Braun Justin has always been an amazing catalyst. The first video to go viral was actually by [Bieber’s swagger coach] Ryan Good and [Pretty Little Liars actress] Ashley Benson. It’s them on a plane with Justin and they’re dancing around singing to it.

Carlos Pena Jr., singer for Big Time Rush I was at my house, and Selena was over with my girlfriend, Sam. We were all just hanging out, and Selena was like, ”Ugh, Justin and [Bieber video producer] Alfredo [Flores] keep singing this song, it’s so annoying.” So she played it, and me and Sam were like, ”That’s pretty catchy.” Alfredo came over and I pulled out my camera, and we just shot those first couple of scenes in the kitchen to have fun. Then it just kept happening — there’s footage in there from Germany, from London. We could have made two or three completely different videos.

Jepsen I hadn’t met Justin yet and knew nothing about [the video]. One day it just landed on my Facebook, and I was like, ”Oh my God.”

Braun The pure excitement and the organic nature of it led to the rest of [the viral clips], from the Obama one to Katy Perry to James Franco to the Harvard baseball team. The reason it’s still going months later is that the song is so fun and so undeniable. It never gets old.

Knechtel I remember calling my mom when [the official video] hit a million views, and now it’s at 100 million. Everything else is just kind of gravy. [As of press time, the number of views had climbed to 115 million.]

June 13, 2012: After three weeks at No. 2, ”Call Me Maybe” finally unseats Gotye’s ”Somebody That I Used to Know” as the No. 1 song on the Billboard Hot 100.

Ogilvie It’s mind-blowing to me. I’ve worked with lots of big artists, but the amount of notoriety this song has taken on is just amazing. I thought I had seen it all with Marilyn Manson, but this is a whole new level.

Jepsen Josh and Tav and I laugh when we think about how all this started. Looking forward, I don’t want to change a thing. I had a full CD ready to be released, but then with this whole experience and getting to travel, I’ve written a lot more. So we’re kind of reopening everything. This is my chance to work with some big names, but also work with the same guys I always have, because we have such a great chemistry. There’s a loyalty there. And I did a song with Justin [Bieber] that will most likely be on the record as well.

Braun She has the duet with Justin. She has an amazing duet with Owl City, and [superproducer] Max Martin sent me a song for her…. When I found out ”Call Me Maybe” went number one, I said, ”It couldn’t have happened to a better person.” It’s definitely the song of the summer, and might be the best song of the year. Kind of like how ”I Kissed a Girl” launched Katy Perry, I think we’re about to see the same thing with Carly Rae. For us, the focus isn’t ”Call Me Maybe” anymore. The focus is on a real artist who has talent and charisma, and now we have to deliver hits two, three, four, and five.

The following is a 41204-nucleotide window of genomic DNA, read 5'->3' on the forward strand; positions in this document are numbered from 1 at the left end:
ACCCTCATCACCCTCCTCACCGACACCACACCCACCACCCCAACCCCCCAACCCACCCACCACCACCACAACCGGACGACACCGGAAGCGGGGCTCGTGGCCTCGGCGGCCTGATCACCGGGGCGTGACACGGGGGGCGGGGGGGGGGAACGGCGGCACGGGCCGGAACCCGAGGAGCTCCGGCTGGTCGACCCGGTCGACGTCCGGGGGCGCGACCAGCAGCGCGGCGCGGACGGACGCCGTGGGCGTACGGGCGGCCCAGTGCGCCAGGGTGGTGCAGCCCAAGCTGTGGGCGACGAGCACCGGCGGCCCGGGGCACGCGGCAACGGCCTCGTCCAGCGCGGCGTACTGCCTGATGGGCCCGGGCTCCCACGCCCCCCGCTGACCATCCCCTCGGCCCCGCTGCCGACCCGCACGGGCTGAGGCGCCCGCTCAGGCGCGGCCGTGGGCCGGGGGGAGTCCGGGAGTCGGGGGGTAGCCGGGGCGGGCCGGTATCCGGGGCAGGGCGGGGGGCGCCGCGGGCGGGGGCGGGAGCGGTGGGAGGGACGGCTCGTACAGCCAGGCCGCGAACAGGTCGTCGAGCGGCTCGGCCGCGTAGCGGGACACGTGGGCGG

Jepsen I was in Mexico City [recently] in front of 300,000 people. Police shut down the city. I was Justin’s ”surprise guest,” and I went out there and lost my breath for a second. Then I realized sound was coming from the audience. They were singing every word of ”Call Me Maybe.” And I thought, this is crazy.

[Correction: The print version of this story erroneously listed Scooter Braun as Jepsen’s manager. Jonathan Simkin is actually her manager.]

Who’s That Guy?
The shirtless, tattooed object of affection in the song’s official video is Holden Nowell, a Canadian model and actor (he also raps under the name H Da 6’Trey) who answered a local casting call. ”I think we saw 10 guys,” explains director Ben Knechtel. ”Carly was there with me, and she was just like, ‘Oh, yeah. That one.”’ But fame wasn’t without its hazards: ”It was freezing cold that day,” reveals Knechtel. ”Some of the crew were in parkas, and poor Holden couldn’t wear a shirt.” ”Call Me Maybe” Viral Videos: The Highlights

The song has launched a thousand online tributes, from presidents (see the Obama ”singing” superedit) and puppies (yes, there’s a Corgi Rae Jepsen) alike. Here, a survey of the most memorable so far — maybe.

Katy Perry Call Me… Sloppy. In a jerkily shot clip, Perry and friends dance, drink, and occasionally remember to mouth the correct lyrics. (Pity the poor inflatable pool monkey who gets it on the chorus.) Grade B-

James Franco Call Me… Beardy. The hirsute actor brings Method intensity — also: falsetto! — though he may not quite have memorized the script yet. And is it safe to ”Call” while driving? Grade B

The Harvard Baseball Team Call Me… Coordinated. The boys retain perfect poker faces as they execute a near-flawless Ivy League hand jive. Except you, Mr. Winky. We saw that. Grade B+

Jimmy Fallon and the Roots Call Me… Kindergarten.Jepsen joins the Late Night crew as they re-create her hit with classroom instruments. (Hey there, rainbow xylophone!) Grade A-

Colin Powell Call Me… Merman. The former secretary of state makes like Ethel in his vaudeville-charming rendition of the chorus, taped during an ad break on CBS This Morning. Grade A